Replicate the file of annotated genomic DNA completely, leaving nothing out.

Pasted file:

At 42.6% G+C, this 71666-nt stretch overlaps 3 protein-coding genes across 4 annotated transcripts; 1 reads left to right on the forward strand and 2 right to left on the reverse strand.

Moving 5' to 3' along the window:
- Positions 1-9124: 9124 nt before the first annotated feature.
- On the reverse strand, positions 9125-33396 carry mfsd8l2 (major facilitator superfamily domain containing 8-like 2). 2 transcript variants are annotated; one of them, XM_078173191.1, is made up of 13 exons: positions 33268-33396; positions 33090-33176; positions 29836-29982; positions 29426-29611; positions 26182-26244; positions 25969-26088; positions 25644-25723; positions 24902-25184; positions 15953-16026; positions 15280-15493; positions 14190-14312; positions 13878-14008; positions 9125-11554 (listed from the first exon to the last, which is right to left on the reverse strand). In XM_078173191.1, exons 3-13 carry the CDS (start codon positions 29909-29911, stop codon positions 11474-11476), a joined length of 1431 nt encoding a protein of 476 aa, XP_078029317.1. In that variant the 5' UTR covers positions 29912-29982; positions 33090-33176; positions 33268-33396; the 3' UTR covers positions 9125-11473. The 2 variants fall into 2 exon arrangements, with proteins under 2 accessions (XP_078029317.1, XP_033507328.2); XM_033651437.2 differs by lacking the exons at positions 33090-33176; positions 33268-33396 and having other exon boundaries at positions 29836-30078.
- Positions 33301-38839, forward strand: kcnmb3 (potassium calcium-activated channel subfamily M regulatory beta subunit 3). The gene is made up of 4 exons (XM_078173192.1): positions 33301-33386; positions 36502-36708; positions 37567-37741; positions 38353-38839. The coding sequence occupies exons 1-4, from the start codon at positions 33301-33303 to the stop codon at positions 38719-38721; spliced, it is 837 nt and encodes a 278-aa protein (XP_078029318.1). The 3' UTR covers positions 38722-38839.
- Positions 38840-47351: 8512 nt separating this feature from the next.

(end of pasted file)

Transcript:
At 42.6% G+C, this 71666-nt stretch overlaps 3 protein-coding genes across 4 annotated transcripts; 1 reads left to right on the forward strand and 2 right to left on the reverse strand.

Moving 5' to 3' along the window:
- Positions 1-9124: 9124 nt before the first annotated feature.
- On the reverse strand, positions 9125-33396 carry mfsd8l2 (major facilitator superfamily domain containing 8-like 2). 2 transcript variants are annotated; one of them, XM_078173191.1, is made up of 13 exons: positions 33268-33396; positions 33090-33176; positions 29836-29982; positions 29426-29611; positions 26182-26244; positions 25969-26088; positions 25644-25723; positions 24902-25184; positions 15953-16026; positions 15280-15493; positions 14190-14312; positions 13878-14008; positions 9125-11554 (listed from the first exon to the last, which is right to left on the reverse strand). In XM_078173191.1, exons 3-13 carry the CDS (start codon positions 29909-29911, stop codon positions 11474-11476), a joined length of 1431 nt encoding a protein of 476 aa, XP_078029317.1. In that variant the 5' UTR covers positions 29912-29982; positions 33090-33176; positions 33268-33396; the 3' UTR covers positions 9125-11473. The 2 variants fall into 2 exon arrangements, with proteins under 2 accessions (XP_078029317.1, XP_033507328.2); XM_033651437.2 differs by lacking the exons at positions 33090-33176; positions 33268-33396 and having other exon boundaries at positions 29836-30078.
- Positions 33301-38839, forward strand: kcnmb3 (potassium calcium-activated channel subfamily M regulatory beta subunit 3). The gene is made up of 4 exons (XM_078173192.1): positions 33301-33386; positions 36502-36708; positions 37567-37741; positions 38353-38839. The coding sequence occupies exons 1-4, from the start codon at positions 33301-33303 to the stop codon at positions 38719-38721; spliced, it is 837 nt and encodes a 278-aa protein (XP_078029318.1). The 3' UTR covers positions 38722-38839.
- Positions 38840-47351: 8512 nt separating this feature from the next.